Outside of our jobs, as part of the Albany poetry community, we came to know each other as writers, although our styles — in both content in presentation — had very little in common. As a challenge to my more conservative bent, one day Paul suggested that we do a collaborative poetry chapbook that explored male-female sexual tensions. I would write a poem and then he would write a poem in response. We would go back and forth like that until we had enough for a chapbook. Paul would print out and staple copies of the chapbook and then distribute it, for free, around the area, as he did with all of his poetry projects.
The whole idea was way out of my comfort zone, but Paul was pretty much an icon in the local poetry scene, and I was intrigued by both him and the challenge.
This is what the cover and back page our chapbook looked like. “Fruits of the Harvest Press” is just the name Paul gave to his own personal printing and distribution system. There’s no date on the publication, but it probably was in the late 1980s.
It took me a while to figure out how to approach the subject of sexuality, but I found a way to do it my way: through food metaphors. Hence the title: “Eating Disorders and Other Mastications.” My first effort was inspired by a Thanksgiving turkey neck.
something about turkey necks,
gizzards nestled in palm of hand,
stroked with oil,
until firm, juice-laden,
ready for needing,
fine night dining,
And we went on from there, as I branched out from the food metaphors into other expressions of female sensuality and Paul responded with blatant come-ons such as this, which became one of his famous “White Boy” series:
IN QUIVERS OF INAD-
EQUACY, WHITEBOY TRIES
BUCKUP UP HIS IMAGE
AS HE STRUTS FOR ELAINE
A. autographing pens
strapped to hips
B. rakish hat
C. boots tooled
with female in-
WHITE BOY TRIPS…
POLEVAULTS ON THAT
POINT HE’S TRYING 2
GET ACROSS: ARRESTED
4 SEXUAL HARASSMENT
My relationship with Paul never moved beyond friendship, although as a willing participant in Dionysian revelry, he might have taken it in that direction. But as attracted as I often was to “bad boys,” Paul was way out of my league in that arena. Plus I got to know Paul’s wife at the time, Judith Braun , a talented visual artist who really didn’t come into her own until she divorced Paul. I liked Judith, enjoyed the bohemian parties they threw, was energized by the creative energies with which they always were surrounded. Paul caused me to stretch the boundaries of my writing and my perceptions of what is acceptable to me in both words and life.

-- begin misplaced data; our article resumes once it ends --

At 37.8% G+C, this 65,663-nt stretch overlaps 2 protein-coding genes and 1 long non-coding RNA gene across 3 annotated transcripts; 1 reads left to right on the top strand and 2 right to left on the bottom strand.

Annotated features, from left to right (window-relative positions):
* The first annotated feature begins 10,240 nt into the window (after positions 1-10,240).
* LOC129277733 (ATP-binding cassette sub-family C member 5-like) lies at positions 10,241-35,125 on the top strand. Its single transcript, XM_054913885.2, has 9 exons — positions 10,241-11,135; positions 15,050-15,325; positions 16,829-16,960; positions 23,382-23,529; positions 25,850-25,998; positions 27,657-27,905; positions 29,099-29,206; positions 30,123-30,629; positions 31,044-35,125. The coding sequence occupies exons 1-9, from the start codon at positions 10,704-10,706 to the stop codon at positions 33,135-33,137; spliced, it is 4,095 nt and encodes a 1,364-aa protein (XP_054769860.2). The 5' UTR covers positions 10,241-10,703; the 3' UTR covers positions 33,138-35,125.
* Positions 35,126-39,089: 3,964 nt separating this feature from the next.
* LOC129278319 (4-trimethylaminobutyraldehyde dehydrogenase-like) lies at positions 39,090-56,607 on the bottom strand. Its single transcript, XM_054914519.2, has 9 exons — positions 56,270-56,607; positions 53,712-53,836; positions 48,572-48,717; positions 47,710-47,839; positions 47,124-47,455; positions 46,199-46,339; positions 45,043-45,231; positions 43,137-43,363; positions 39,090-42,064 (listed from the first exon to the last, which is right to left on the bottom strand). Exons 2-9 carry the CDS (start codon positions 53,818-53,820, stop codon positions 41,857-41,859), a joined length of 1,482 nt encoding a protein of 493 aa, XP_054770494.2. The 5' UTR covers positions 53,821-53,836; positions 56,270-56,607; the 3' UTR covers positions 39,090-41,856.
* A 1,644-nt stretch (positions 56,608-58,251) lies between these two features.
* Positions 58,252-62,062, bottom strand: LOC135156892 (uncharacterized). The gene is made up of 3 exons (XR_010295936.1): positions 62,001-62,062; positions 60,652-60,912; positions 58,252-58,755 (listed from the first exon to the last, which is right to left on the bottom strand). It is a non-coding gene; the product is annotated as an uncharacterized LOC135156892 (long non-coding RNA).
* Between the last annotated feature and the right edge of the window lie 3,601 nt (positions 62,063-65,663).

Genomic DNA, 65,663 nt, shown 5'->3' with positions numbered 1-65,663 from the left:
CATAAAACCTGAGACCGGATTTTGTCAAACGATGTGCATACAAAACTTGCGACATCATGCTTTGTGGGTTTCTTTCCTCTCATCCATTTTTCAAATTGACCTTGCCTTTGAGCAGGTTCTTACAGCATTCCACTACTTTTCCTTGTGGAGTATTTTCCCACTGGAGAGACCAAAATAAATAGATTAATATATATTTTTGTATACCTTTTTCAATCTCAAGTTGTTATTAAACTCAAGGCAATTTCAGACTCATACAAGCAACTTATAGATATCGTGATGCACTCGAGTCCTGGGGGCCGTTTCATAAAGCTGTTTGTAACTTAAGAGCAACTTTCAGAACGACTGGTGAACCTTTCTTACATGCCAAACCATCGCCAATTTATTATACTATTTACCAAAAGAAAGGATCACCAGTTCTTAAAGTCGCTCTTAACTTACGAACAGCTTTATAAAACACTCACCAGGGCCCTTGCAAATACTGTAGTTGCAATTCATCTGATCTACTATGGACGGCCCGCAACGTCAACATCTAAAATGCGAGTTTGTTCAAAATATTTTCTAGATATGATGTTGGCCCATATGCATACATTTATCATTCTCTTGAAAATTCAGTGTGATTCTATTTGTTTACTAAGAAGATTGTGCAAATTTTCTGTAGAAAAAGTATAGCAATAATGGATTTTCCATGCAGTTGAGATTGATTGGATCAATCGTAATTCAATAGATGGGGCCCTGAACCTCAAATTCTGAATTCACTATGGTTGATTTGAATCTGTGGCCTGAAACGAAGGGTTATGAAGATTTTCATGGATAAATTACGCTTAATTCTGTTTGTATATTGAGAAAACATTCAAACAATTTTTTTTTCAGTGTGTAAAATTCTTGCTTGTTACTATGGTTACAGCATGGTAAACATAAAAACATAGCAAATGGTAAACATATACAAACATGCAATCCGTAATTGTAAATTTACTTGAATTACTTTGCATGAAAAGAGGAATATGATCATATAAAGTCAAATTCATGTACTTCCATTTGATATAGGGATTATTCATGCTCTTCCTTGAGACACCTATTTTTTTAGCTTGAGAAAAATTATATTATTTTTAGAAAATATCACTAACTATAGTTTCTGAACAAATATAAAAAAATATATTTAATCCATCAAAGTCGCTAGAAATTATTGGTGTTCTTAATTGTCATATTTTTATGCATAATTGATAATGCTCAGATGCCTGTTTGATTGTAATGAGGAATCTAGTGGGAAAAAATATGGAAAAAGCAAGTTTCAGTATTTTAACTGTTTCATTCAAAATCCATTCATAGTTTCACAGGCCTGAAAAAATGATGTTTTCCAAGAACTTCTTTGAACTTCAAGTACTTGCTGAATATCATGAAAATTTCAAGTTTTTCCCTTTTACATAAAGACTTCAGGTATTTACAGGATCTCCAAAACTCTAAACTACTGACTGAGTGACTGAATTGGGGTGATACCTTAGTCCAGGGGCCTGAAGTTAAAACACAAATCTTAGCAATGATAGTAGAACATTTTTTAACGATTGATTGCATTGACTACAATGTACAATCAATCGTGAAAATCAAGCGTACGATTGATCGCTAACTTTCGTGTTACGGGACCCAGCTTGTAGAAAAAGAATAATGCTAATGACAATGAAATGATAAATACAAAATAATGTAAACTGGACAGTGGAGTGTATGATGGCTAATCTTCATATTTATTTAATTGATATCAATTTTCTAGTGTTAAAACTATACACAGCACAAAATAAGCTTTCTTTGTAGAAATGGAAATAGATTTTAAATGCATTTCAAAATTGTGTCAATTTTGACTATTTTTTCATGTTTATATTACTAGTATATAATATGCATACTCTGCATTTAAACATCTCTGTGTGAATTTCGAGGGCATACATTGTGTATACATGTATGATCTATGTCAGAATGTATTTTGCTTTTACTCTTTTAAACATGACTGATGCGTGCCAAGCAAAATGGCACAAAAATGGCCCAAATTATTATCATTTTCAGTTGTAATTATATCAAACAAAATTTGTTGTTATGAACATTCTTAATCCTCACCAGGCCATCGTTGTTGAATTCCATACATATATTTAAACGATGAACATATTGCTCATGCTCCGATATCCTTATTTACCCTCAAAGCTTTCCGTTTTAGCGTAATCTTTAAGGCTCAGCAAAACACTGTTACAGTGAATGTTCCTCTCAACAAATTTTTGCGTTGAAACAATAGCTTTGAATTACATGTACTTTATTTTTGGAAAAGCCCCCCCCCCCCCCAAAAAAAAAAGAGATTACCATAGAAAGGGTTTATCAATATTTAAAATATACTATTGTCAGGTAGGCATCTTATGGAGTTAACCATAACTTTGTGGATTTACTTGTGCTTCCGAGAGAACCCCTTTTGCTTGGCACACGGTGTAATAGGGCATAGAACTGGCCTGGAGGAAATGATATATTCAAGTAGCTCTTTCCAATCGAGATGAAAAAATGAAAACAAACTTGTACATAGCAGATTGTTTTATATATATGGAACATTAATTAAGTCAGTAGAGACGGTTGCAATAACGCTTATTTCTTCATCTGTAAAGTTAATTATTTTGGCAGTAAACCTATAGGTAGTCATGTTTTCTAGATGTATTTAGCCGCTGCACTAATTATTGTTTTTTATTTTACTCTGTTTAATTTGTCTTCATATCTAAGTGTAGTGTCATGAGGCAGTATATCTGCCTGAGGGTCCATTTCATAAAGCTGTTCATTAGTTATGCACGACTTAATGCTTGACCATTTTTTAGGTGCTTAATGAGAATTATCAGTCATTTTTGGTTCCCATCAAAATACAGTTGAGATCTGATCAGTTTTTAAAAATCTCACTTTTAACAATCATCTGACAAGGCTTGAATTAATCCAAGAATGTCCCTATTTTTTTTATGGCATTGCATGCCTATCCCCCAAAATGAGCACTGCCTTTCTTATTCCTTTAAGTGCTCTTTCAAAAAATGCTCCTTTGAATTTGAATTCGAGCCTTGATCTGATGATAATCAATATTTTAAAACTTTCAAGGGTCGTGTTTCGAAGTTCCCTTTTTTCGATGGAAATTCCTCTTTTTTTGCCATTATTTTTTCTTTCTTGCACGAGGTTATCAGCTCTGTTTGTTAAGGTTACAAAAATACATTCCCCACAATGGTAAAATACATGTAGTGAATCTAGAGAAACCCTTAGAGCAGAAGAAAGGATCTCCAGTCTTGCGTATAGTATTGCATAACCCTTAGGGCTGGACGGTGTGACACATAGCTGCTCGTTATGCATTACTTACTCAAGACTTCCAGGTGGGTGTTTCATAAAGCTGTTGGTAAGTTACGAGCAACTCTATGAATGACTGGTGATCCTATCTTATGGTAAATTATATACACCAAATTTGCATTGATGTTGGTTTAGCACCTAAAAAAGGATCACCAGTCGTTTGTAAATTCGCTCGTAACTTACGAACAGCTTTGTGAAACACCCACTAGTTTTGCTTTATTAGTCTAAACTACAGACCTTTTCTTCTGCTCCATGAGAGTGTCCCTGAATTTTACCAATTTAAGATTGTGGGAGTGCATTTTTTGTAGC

Paul loved the lore of the Adirondacks, and he spent the last five years of his Alzheimer-ridden life making miniature chairs out of tree branches. As the newspaper tribute reports: He built miniature chairs in the Adirondack twig furniture style and left them anonymously around town with a note: “I’m an orphan chair. Please take me home and put a stuffed animal or plant on me.”
I don’t know his latest wife, but I’m going to try to contact her to see if I can get one of those chairs to hold a plant in my garden and hold his memory in my heart.
I am going to Maine with two friends next week. While there, I am going to put to rest what remains of the guilt and sorrow and regret regarding my relationship with my mother.
The other day I went and spent some time with a good friend, and who is also a healer of souls carrying burdens of regret and guilt. Ed Tick began as my therapist and over these 30 years, that relationship blossomed into a friendship. I still reach out to him when I am troubled, and I visited him earlier this week in his new home not far from where I now live.
The result is that, next week, in Maine, as part of solidifying this new phase of my life on which I have embarked, I will do a ritual to let go of stuff that needs to be freed. I will build a fire, read this last missive to my mom, and then burn the paper. And then burn the triptych with her images — sending her history as a woman to soar with the gulls.
In preparation, I have set up a little altar to honor the good parts of my relationship with my mother, who died five years ago. I have her wedding ring that I put on a chain, and beads from the old red coral necklace (that has been a part of my matriarchal lineage for several generations) that I made into another necklace. I will wear these during the ritual, but, for now, they are a part of the altar. One of the few things I have left of hers is her old statue of Saint Anthony, the heretic converter. I’m sure that she prayed to him all of the time to convert this heretic. It didn’t work, but this icon,one of her favorites, has become mine. Maybe I like him because he holds a lily. And a child. And an open book. In my poetic heresy, I can interpret that any way I like.
So, here is what I will read. And what I will burn. In place of prayer, I write. Here and wherever. Because I can.
If we become the mother
we wanted, our children
grow the roots and wings
of our lost early yearnings,
Our daughters become
the women we wish we were,
our sons the men we dreamed.
But too often we succumb
to the echo of her voice,
caught in the tangle
of a cord never cut.
There is no burying our mothers,